Ved et tilfælde faldt jeg over denne film.
Jeg kender den ikke i forvejen – den er en smule speciel (men, det er jo heller ikke et “nemt emne at behandle”) Men giv den en chance – den bliver bedre halvvejs ind i filmen. De kunne sagtens have “gået dybere”, men der er ikke mange film på området, så jeg siger ja tak med kyshånd til enhver.
Jeg vil i hvert fald gerne dele den.
Her er dokumentaren bag, den kan måske være god at se først, sådan lidt baggrundsviden:
Og her er filmen så:
Lidt inspireret af filmen deler jeg et par links jeg også har fundet. Jeg tænkte ikke selv på det med at “sige farvel” til mine bryster inden jeg fik foretaget dobbelt mastektomi operationen, men det giver god mening, synes jeg. Jeg har selv tænkt på at skrive et brev til dem bagefter – selv til min livmoder og æggestokke. Men det er stadig undervejs. Måske det kunne hjælpe andre. Synes idéen fra filmen er virkelig sød også; At få lavet en afstøbning af brysterne.
Her er listen fra filmen ligeså:
1.Name Your Breasts
2. Get a Breast Facial
3. Buy a Farewell Outfit
4. Photograph Your Breasts
5. Make and Paint a Plaster Cast(Mold) of Breasts
6. Visit a BRCA Support Group
7. Write Them A Letter
8. Let The World Say Goodbye
Og et par links:
Perhaps there is nothing more emotionally trying for a woman than learning that the cost of the breast cancer she has will cost her her breasts. Knowing that this distinctive and defining part of her body will be removed forever can be completely overwhelming. Many women have shared that the emotions they feel when facing mastectomy range from depression and sadness to joy and a sense of freedom knowing that this is a step in ridding her body of cancer.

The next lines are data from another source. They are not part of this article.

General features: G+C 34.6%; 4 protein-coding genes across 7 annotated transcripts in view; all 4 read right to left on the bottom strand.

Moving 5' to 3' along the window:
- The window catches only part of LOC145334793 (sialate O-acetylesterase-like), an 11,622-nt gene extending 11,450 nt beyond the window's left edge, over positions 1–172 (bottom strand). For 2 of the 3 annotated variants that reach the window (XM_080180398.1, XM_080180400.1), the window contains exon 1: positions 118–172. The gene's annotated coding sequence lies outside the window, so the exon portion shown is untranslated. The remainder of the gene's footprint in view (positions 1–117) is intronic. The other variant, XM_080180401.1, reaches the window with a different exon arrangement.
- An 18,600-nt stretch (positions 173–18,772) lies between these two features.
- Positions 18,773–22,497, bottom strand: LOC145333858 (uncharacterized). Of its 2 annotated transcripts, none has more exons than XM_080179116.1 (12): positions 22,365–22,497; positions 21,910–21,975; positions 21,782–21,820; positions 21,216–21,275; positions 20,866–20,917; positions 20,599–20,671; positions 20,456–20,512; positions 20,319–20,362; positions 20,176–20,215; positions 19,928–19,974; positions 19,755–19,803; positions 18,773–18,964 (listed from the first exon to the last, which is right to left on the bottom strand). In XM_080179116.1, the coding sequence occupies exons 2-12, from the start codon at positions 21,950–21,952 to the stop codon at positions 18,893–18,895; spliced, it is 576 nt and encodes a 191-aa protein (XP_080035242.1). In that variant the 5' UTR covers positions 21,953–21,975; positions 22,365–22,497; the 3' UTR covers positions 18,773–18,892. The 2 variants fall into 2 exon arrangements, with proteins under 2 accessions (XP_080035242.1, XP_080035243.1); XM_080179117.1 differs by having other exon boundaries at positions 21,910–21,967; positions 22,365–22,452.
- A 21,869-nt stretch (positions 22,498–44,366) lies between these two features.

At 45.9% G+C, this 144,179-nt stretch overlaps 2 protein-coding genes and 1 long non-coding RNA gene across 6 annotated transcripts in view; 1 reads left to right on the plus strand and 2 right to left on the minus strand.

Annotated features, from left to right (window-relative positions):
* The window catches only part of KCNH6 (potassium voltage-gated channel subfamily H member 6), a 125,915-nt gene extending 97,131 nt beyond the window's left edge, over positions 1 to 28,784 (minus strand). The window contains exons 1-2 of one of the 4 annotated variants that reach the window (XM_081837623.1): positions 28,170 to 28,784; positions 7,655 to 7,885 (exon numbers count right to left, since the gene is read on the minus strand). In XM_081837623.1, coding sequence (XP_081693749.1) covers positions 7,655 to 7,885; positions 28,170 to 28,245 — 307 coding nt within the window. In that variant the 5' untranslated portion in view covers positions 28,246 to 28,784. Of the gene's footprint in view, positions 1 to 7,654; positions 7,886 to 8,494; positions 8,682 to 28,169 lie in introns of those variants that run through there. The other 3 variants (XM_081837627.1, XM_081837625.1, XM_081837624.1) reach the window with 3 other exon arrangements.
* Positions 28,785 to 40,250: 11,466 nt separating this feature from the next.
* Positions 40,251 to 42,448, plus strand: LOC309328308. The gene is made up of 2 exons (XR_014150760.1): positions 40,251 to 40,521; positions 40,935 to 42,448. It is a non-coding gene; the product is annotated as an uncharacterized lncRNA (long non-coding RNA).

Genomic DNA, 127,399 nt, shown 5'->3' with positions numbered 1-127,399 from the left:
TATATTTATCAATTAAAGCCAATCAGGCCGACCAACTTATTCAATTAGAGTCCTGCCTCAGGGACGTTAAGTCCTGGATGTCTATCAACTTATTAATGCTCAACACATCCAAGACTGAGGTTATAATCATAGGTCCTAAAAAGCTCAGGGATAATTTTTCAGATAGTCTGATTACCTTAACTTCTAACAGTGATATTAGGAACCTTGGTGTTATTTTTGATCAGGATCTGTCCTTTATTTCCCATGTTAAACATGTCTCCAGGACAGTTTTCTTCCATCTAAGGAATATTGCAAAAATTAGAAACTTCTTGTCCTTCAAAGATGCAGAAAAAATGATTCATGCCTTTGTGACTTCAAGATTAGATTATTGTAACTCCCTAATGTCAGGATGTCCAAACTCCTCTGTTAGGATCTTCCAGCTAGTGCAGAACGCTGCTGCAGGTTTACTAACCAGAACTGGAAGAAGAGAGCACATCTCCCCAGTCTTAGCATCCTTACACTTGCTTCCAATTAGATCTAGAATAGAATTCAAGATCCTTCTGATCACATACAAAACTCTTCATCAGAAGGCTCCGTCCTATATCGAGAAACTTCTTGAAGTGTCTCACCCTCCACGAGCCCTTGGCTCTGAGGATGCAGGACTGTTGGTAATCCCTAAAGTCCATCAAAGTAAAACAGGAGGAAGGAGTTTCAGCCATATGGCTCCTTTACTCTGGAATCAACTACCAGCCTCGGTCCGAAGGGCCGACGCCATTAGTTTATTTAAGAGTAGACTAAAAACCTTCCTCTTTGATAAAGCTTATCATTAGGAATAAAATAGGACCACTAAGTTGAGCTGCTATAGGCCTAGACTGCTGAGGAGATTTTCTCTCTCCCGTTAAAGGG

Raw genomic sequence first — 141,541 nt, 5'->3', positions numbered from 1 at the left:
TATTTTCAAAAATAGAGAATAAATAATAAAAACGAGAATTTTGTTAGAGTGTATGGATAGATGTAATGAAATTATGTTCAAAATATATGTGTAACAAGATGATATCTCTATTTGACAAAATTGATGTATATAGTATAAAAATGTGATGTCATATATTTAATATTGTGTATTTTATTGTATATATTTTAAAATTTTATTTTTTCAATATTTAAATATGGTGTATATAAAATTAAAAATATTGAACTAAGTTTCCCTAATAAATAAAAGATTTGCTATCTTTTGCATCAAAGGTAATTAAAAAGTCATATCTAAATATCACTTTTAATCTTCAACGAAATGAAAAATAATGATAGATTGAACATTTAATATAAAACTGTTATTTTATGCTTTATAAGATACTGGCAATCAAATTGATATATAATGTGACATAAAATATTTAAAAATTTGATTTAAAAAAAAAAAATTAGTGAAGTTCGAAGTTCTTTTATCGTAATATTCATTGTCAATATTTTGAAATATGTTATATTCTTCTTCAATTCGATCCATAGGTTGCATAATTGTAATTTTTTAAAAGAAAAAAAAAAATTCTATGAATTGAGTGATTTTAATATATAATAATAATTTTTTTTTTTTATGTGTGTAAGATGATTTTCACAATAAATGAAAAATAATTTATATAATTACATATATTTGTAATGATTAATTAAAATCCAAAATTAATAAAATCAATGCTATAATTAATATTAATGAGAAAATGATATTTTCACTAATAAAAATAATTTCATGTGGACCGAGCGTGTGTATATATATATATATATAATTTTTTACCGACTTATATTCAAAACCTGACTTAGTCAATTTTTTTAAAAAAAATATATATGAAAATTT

Because there is so much feeling and emotion that accompanies a mastectomy, some women have found that finding a way to say goodbye to their breasts helps them cope with the situation better. Here are a few ideas of how to say goodbye to your breasts:
1. Throw a Party
As weird as it might seem to celebrate just before a moment of significant loss, some women have found it very empowering to have a send off party for their breasts. Rather than dwelling on the negative aspect of losing your breasts, this can be a defining moment that allows you to feel strength and courage for taking the future of your health into your own hands. A party for your breasts really turns into a celebration of you as a person, your life and your determination to defeat cancer.
2. Write a Letter
Another way of saying goodbye to your breasts is to write them a letter. This allows you to document and record the many feelings you may be having. It’s incredible how emotionally liberating it can be to write your thoughts and feelings down. Write down memories you have your breasts, from the development stage to the first time you used them to feed your child. Experts in psychiatry say that being able to write a goodbye letter to breasts has an overall positive impact on your ability to handle the emotions of losing them to a mastectomy.
Here is a sample goodbye letter if you need some ideas: http://www.edeneatseverything.com/i-goodbye-letter-to-my-boobs/
3. Boudoir Photo Shoot
A sexy photo shoot of you showing off your breasts and body is a great way to celebrate yourself while capturing a final memory with your breasts. Many women find that a boudoir photo shoot is something every woman should do regardless of their breast cancer gene. It helps to instill confidence and self-esteem in a moment of despair.